Governmental Responses to Political Corruption
- LAST MODIFIED: 30 August 2016
- DOI: 10.1093/obo/9780199756223-0177
- LAST MODIFIED: 30 August 2016
- DOI: 10.1093/obo/9780199756223-0177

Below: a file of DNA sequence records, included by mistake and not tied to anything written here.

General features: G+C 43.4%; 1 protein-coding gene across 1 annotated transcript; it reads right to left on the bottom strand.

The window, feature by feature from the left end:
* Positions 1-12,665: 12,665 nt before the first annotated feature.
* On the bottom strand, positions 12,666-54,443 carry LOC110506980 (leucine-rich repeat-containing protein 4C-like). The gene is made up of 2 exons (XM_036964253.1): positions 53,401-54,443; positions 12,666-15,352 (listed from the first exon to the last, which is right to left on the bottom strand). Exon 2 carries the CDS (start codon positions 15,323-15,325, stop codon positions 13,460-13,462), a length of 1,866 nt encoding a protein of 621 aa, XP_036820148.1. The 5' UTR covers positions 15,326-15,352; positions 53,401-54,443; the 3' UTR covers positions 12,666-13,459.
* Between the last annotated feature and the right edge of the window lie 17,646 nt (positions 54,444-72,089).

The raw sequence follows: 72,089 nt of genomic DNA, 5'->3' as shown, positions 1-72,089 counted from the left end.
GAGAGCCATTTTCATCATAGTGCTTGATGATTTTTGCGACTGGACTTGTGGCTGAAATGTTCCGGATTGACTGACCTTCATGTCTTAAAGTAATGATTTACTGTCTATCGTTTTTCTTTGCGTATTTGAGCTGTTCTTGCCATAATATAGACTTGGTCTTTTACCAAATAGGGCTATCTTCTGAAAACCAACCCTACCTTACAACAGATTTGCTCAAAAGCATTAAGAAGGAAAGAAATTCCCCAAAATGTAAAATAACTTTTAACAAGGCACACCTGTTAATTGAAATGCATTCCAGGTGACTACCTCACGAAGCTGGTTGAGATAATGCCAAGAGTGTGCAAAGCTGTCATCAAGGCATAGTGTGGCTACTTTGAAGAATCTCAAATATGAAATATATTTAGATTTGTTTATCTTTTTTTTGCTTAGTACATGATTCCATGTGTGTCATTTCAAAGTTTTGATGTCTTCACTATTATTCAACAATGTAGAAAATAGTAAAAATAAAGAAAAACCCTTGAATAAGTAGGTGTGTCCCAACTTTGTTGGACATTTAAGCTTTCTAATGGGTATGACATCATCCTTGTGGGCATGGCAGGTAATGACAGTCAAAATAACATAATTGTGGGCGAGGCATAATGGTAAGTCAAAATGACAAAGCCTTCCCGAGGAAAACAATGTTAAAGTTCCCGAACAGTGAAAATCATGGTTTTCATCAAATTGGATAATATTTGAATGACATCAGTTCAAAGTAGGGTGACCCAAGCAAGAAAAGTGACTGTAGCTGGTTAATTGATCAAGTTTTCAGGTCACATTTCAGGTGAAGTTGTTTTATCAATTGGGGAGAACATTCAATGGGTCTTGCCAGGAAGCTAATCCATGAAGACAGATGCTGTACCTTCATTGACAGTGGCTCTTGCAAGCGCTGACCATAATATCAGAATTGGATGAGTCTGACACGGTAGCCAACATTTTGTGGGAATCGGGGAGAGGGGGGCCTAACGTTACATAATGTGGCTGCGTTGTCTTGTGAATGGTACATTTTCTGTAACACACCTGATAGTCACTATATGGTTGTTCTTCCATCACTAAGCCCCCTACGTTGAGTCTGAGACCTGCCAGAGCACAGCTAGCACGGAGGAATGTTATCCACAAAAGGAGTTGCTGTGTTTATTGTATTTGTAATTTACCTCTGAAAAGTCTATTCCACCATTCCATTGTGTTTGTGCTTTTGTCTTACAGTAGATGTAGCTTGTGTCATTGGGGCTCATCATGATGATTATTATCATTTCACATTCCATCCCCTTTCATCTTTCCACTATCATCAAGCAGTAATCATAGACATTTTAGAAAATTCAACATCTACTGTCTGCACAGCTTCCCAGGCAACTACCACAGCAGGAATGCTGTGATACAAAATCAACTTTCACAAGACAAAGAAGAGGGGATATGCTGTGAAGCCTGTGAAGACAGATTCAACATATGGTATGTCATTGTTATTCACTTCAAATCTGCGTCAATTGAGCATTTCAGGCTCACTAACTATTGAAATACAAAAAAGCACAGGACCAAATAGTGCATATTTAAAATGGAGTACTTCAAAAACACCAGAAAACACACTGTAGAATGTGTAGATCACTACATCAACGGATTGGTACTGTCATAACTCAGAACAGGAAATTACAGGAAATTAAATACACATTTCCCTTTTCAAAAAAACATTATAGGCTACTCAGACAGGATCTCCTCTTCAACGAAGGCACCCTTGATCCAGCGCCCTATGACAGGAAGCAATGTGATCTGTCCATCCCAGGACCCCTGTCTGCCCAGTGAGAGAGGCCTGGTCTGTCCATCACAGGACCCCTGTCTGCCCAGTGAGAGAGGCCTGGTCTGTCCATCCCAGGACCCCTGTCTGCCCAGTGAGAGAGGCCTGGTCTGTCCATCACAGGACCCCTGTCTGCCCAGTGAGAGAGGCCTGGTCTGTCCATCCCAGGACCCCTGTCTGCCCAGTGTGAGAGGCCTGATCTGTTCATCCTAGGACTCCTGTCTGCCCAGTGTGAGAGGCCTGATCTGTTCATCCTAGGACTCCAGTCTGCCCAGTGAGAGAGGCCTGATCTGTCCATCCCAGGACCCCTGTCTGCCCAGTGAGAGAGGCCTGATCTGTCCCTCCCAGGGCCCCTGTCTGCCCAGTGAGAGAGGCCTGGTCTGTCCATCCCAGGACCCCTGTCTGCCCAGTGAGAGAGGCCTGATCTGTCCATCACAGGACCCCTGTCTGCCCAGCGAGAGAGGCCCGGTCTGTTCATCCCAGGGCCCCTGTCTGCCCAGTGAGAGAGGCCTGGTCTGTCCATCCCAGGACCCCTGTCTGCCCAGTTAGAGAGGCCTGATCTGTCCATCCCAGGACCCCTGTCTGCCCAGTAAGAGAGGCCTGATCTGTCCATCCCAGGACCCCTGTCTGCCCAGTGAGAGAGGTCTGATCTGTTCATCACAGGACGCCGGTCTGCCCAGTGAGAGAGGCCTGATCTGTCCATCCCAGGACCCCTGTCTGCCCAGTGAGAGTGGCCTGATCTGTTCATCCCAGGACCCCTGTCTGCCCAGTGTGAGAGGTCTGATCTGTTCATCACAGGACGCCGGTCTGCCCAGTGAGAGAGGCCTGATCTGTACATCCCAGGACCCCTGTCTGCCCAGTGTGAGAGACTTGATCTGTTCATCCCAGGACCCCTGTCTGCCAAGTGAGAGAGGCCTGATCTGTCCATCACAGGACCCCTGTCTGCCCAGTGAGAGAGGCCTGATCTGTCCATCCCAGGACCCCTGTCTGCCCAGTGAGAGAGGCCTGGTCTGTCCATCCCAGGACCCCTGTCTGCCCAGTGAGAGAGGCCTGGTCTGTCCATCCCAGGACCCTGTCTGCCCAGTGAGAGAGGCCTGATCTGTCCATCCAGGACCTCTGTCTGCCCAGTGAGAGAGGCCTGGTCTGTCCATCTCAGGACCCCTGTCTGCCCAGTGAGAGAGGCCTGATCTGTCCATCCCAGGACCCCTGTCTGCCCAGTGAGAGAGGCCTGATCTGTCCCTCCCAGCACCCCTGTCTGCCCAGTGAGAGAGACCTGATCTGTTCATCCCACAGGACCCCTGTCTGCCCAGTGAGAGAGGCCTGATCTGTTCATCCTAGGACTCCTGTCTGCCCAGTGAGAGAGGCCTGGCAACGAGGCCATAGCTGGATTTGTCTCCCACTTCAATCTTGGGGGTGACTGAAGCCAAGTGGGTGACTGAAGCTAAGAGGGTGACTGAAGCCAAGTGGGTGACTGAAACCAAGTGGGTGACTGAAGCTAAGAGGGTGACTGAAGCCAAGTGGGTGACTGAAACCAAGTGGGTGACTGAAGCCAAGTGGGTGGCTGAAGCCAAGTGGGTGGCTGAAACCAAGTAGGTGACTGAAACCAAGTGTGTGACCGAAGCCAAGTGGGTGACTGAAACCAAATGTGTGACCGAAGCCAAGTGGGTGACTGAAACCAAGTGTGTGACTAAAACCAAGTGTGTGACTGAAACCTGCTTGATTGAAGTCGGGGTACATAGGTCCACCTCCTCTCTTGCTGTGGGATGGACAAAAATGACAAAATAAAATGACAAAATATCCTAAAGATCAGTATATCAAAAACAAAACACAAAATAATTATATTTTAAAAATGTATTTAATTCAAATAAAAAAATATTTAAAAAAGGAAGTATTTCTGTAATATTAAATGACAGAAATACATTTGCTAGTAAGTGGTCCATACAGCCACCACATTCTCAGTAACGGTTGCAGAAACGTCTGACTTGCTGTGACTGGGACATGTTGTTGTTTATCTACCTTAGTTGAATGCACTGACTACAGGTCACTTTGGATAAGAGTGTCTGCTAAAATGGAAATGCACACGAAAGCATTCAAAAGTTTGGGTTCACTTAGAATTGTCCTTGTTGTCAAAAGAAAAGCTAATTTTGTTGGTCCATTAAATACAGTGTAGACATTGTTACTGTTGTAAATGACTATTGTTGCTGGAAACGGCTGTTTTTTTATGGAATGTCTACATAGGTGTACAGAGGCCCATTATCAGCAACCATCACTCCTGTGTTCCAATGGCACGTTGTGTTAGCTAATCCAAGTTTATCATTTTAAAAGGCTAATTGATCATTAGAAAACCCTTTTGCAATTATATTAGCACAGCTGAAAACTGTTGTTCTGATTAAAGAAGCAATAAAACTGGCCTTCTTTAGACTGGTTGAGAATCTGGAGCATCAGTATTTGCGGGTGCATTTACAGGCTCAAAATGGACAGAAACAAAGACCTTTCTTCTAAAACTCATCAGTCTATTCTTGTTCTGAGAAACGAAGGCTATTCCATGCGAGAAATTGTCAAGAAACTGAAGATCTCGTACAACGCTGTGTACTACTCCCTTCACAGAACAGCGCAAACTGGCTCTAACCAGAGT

Corruption is a complex social, political, and economic phenomenon that affects all countries to different degrees. There has been a dramatic resurgence of interest for the term in the early 21st century. As a term it has many meanings. It is viewed most broadly as the misuse of office for unofficial ends. Transparency International defines it as one of the greatest challenges of the contemporary world. The catalogue of corrupt acts includes bribery, extortion, nepotism, fraud, and embezzlement. There are also different forms of corruption. While bureaucratic or petty corruption occurs at a smaller scale and within established social frameworks and governing norms, political or grand corruption occurs at the highest levels of government, involving significant subversion of political, legal, and economic systems. Political corruption is a relatively new challenge for social sciences, although it has been an issue for politics and society for many centuries. The topic attracts international scholars from various fields of social science such as political science, economics, international relations, philosophy, law, sociology, and history. The notion of corrupt and/or unethical behavior is usually analyzed by Western scholars from perspectives of political economy, behavioral ethics, organizational behavior, and management studies. However, some of the most important “classic” social science perspectives such as history, sociology, anthropology, and psychology provide important insights on corruption in particular for the non-Western contexts. There are a growing number of studies employing an interdisciplinary or even a holistic approach toward corruption that helps us to understand the complexity of the concept more adequately. In this regard, various empirical and theoretical studies have produced a bewildering array of alternative definitions, typologies, and remedies for corruption in various countries. Especially after the availability of wider data sets, empirical studies have flourished immensely to examine the causes and consequences of corruption. However, this has generated a rich methodological debate on how corruption could be measured and assessed. Coupled with emergence of wider data sets, including many countries around the globe, the signatures and ratification of international conventions against corruption resulted in significant anticorruption boom at the global scale. International efforts have promoted anticorruption provisions at national levels. Most of these anticorruption reform processes are driven to a large extent by government responses to economic crises. Following this trend, literature focusing on national anticorruption policies has emerged. Since then we have witnessed a boom of useful single and comparative country studies that analyze the diverging effects of international anticorruption initiatives. Yet, the cross-country comparisons revealed problems due to the fact that the definitions and meanings of corruption vary across countries, legal traditions, and cultures. Recently, more research has been conducted on country-specific conditions and implementation of anticorruption strategies in different contexts. The selected outputs listed below provide a general framework on political corruption including definition, historical background, measurement, and government responses at national, regional, and international level.